Wiesel's 'Judges' -- a novel in search of structure

August 25, 2002|By Mike Pride | By Mike Pride,Special to the Sun

The Judges, by Elie Wiesel. Alfred A. Knopf, 224 pages, $24.

Right and wrong. Truth and lies. Good and evil. Life and death. The reader can forgive Elie Wiesel, Holocaust survivor and Nobel Peace Prize winner, his obsession with the great moral questions of human existence.

Indeed, it is sad to contemplate the path of Wiesel's career. Here is a man who established his literary reputation with a memoir of his experience in a Nazi concentration camp nearly 60 years ago. Yet still today, his pen must engage a world in which Jews are killed simply because they are Jews and, in an equation favoring their enemies, they kill in return.

At times in his new novel, The Judges, Wiesel animates the big questions through sympathetic characters cast by circumstance into moral tangles or mortal terror, or both. Unfortunately, the book founders on a weak central plot.

The premise is this: A plane out of New York is forced down by a snowstorm in Connecticut. Five passengers find shelter in the home of a mysterious stranger known only as the Judge. Assisted by a hunchback, the Judge gradually convinces the five that before they leave, one must die. Time hangs heavy as the passengers ponder their interrupted journeys and their fate.

For the moral questions that Wiesel is so well qualified to explore, this is a useful setting. As the core of a novel, at least this novel, it is a contrivance.

The book's strength is in the recollections of the stranded passengers, including the story of a passenger named Yoav and his best friend. The two are brothers in arms, commandos in the struggle against Arab terrorists. When his best friend is killed on a failed mission, it falls to Yoav to inform his wife of the death.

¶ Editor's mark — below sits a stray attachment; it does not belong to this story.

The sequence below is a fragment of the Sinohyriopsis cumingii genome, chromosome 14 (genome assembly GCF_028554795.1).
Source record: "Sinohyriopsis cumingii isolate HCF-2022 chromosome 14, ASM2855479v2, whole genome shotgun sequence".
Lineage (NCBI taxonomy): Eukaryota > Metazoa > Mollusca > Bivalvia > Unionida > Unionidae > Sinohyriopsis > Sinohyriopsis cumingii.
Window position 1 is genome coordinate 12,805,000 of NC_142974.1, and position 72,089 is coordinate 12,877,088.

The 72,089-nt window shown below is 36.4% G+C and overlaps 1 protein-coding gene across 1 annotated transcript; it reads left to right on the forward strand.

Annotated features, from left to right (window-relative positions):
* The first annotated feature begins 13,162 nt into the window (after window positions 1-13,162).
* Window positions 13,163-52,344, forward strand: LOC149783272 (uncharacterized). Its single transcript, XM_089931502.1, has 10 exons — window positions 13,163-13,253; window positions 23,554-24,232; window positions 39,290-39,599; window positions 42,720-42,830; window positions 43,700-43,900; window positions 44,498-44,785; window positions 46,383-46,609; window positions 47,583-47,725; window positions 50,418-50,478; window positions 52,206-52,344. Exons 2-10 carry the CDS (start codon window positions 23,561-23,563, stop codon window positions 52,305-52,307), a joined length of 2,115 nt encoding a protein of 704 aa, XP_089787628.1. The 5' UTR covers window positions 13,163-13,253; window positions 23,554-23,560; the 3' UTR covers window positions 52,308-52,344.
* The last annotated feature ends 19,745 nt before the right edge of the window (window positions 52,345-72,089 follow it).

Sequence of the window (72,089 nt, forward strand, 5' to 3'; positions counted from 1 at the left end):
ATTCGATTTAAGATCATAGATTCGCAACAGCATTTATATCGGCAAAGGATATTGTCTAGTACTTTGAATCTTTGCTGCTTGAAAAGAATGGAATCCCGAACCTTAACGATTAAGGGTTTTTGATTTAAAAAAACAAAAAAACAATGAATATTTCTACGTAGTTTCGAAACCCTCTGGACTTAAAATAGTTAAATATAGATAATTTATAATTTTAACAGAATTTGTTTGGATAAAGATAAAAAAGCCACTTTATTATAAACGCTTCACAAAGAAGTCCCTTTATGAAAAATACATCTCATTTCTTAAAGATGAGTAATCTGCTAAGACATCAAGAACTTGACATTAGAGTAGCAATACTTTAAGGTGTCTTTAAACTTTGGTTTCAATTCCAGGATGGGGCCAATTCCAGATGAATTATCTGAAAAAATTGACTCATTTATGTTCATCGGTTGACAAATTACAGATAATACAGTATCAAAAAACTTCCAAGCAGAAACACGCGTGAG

Yoav and the new widow have a history. The night she met her husband, the woman first propositioned Yoav, who spurned her. Later, she tried to force herself on him, only to be caught in the act by her husband.

The wife lied to her husband, telling him that Yoav was the aggressor in this encounter. When the husband confronted his friend Yoav, Yoav's wife came to the rescue. She said that Yoav had indeed been the guilty party but that she had forgiven him and his friend should, too.

But the friend has left a posthumous letter disclosing that he knew the truth all along. His wife had confessed to him. This, he wrote, had only strengthened his regard for Yoav, who had been willing to sacrifice their friendship to save his friend's marriage.

The Judges is filled with such vignettes and parables built out of life's complexities, some based on actual events. An archivist finds a document exposing the Nazi past of an Austrian bigwig whose policies now favor Israel. A beautiful woman who has been cruel to her many lovers imagines that she has at last found true love. A religious teacher recalls the mystic who has comforted him in times of peril.

But the stranded passengers never interact in meaningful ways, and their life stories seldom intertwine. Although some of Wiesel's fragments are compellingly human, The Judges has more glue in its binding than it has in its plot.

Mike Pride is the editor of the Concord Monitor, New Hampshire's capital newspaper, where he has worked since 1978. A former Nieman fellow at Harvard University, he has earned the National Press Foundation's editor of the year award. With Mark Travis, he is the co-author of My Brave Boys: To War with Colonel Cross and the Fighting Fifth.

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